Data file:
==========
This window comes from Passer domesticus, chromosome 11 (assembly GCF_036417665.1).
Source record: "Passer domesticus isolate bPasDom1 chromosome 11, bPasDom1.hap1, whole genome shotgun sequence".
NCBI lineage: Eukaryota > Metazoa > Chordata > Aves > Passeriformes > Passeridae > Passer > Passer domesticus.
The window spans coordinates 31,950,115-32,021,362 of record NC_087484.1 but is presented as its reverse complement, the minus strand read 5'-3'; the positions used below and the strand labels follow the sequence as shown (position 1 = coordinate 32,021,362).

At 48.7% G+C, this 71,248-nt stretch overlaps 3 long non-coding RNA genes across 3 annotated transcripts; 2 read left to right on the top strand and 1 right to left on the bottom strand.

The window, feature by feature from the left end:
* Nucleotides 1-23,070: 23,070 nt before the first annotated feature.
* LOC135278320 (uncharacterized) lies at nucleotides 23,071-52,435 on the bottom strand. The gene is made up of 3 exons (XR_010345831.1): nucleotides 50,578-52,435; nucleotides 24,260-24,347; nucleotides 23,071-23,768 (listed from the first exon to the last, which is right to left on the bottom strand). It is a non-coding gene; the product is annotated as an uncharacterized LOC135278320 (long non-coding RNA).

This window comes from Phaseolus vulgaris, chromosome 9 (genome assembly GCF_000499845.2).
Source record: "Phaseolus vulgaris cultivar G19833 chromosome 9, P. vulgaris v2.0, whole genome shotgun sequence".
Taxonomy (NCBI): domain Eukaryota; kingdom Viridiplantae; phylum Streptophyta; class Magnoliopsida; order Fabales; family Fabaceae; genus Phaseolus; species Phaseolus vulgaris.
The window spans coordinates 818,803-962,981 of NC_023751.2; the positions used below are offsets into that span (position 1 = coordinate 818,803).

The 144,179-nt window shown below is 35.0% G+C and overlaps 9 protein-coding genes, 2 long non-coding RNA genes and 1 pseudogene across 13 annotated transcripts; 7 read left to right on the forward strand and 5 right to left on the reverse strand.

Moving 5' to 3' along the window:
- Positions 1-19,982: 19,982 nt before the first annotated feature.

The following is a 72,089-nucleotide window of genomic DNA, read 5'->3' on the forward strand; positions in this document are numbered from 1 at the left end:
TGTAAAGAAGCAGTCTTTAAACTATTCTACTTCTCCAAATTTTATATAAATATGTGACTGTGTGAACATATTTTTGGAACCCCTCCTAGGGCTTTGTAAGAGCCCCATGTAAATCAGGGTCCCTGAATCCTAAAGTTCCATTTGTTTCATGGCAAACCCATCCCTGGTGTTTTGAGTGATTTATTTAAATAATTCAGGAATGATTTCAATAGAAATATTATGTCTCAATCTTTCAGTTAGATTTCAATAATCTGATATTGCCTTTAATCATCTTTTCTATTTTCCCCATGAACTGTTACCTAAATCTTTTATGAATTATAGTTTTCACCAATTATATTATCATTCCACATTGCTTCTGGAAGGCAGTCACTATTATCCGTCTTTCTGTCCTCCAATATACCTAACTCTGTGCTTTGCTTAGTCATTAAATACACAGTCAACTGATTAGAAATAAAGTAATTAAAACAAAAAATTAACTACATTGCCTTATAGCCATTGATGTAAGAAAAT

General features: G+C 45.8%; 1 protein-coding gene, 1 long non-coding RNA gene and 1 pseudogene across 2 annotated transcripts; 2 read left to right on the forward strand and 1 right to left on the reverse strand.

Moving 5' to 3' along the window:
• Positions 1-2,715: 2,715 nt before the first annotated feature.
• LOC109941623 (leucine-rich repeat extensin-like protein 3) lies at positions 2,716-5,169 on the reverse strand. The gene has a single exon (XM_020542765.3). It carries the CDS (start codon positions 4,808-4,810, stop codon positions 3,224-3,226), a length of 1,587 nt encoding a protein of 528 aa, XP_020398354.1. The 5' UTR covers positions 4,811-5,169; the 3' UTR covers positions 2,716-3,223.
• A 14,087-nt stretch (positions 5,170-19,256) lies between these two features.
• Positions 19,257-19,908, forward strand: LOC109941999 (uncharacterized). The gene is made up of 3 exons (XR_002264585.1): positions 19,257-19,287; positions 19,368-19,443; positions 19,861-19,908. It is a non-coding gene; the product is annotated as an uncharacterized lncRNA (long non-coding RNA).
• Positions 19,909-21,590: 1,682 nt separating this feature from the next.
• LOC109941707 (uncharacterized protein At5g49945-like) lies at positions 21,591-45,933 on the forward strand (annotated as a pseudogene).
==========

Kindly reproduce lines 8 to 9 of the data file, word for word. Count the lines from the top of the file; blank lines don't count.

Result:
* LOC135278320 (uncharacterized) lies at nucleotides 23,071-52,435 on the bottom strand. The gene is made up of 3 exons (XR_010345831.1): nucleotides 50,578-52,435; nucleotides 24,260-24,347; nucleotides 23,071-23,768 (listed from the first exon to the last, which is right to left on the bottom strand). It is a non-coding gene; the product is annotated as an uncharacterized LOC135278320 (long non-coding RNA).

This window comes from Phaseolus vulgaris, chromosome 9 (genome assembly GCF_000499845.2).